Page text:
## Materials:

Solder-less breadboard, and jumper wire kit
1 - 2N3904 NPN transistor
2 - 10 uH inductors
2 - 100 uH inductors
1 - 1 nF capacitor ( marked 102 )
1 - 4.7 nF capacitor ( marked 472 )
2 - 0.1 uF capacitors ( marked 104 )
1 - 1 KΩ resistor
Other resistor, capacitors and inductors as needed

## Directions:

Build the Colpitts Oscillator shown in figure 2 using your solder-less breadboard. Pick standard values from your parts kit for bias resistors R1 and R2 such that with emitter resistor R3set to 1 KΩ, the collector current in NPN transistor Q1 is approximately 1 mA. The frequency of the oscillator can be from around 500 KHz to 2 MHz depending on the values chosen for C1, C2 and L1. Start with L1 = 100 uH and C1 = 4.7 nF and C2 = 1 nF. This oscillator circuit can produce a sine wave output in excess of 10 Vpp at an approximate frequency set by the value chosen for L1.

Figure 2 Colpitts Oscillator

## Hardware Setup:

The green squares indicate where to connect the Discovery module AWG, scope channels and power supplies. Be sure to only turn on the power supplies after you double check your wiring.

## Procedure:

Having finished construction the Colpitts oscillator check that the circuit is oscillating correctly by turning on both the + and - 5 V power supplies and connecting one of the oscilloscope channels to the output terminal. It may be found that the value of R3 is fairly critical, producing either a large distorted waveform or an intermittent low or no output. To find the best value for R3, it could be replaced by a 1 KΩ or 5 KΩ potentiometer for experimentation to find the value that gives the best wave shape and reliable amplitude. The optimal value for R3 may change depending on the resonate frequency.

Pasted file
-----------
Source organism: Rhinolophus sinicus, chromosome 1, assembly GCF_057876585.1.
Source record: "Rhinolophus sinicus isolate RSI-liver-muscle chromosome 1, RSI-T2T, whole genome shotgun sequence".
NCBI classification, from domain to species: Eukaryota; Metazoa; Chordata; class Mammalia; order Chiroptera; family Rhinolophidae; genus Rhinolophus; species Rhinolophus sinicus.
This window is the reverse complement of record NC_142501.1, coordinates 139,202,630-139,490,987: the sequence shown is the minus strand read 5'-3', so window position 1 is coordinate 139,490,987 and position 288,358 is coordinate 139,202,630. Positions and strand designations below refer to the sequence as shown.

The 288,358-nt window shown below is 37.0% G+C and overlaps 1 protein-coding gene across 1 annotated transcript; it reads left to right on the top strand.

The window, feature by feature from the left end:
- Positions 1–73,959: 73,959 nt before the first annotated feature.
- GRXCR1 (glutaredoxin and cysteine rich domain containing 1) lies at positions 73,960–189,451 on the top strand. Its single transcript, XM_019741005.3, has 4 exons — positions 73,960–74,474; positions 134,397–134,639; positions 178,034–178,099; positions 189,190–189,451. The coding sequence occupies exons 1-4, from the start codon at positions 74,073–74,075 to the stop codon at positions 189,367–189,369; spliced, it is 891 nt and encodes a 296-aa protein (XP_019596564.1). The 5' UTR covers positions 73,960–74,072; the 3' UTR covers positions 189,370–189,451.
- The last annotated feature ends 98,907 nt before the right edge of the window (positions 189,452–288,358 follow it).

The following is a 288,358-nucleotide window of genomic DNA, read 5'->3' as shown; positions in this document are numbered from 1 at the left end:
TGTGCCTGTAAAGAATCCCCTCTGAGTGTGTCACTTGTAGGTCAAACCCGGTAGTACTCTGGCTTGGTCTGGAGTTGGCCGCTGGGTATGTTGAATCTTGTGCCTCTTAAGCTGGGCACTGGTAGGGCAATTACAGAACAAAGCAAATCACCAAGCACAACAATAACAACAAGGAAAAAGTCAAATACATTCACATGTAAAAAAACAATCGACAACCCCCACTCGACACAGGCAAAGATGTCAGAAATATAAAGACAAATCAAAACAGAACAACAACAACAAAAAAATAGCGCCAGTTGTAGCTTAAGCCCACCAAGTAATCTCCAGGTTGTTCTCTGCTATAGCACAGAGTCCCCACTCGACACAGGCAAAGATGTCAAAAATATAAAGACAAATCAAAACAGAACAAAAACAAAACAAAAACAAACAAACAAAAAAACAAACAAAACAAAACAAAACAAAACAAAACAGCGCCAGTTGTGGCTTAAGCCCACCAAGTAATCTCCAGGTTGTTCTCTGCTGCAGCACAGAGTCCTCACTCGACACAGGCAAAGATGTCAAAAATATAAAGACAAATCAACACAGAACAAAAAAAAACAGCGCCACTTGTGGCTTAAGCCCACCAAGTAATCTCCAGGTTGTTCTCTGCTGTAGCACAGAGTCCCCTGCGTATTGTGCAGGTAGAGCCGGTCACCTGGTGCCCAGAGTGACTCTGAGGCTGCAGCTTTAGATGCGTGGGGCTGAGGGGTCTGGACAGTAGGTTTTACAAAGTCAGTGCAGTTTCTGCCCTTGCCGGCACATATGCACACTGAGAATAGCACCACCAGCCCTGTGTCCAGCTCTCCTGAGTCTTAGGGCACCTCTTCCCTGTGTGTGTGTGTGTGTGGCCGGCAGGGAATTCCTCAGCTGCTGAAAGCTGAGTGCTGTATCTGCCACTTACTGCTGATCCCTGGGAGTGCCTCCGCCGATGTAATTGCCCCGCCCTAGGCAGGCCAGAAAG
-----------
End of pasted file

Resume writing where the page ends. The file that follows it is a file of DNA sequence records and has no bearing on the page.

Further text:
## Questions:

Measure the peak to peak output voltage of the output. Measure the DC ( average ) level of the output waveform at the collector of Q1 and on the other (output) side of AC coupling capacitor C4. Measure the period (time T) of the output waveform and its frequency (1/T). Compare this measured frequency to what you calculated by:
.

Fill in the table below with the measured frequency for other L1 values. Use the values in the table as suggested options but try to include as many different values as possible using series and parallel combinations of the inductors supplied in your parts kit. For example a 20 uH inductor value can be made from two 10 uH inductors in series and likewise a 50 uH value can be obtained by connecting two 100 uH inductors in parallel. Any of the L1 optional values shown below should give reliable oscillation.

L1 OptionsC1 = 4.7nF C2 = 1nFC1 = 10nF C2 = 4.7nF
ValueFrequencyFrequency
10 uH
20 uH
50 uH
100 uH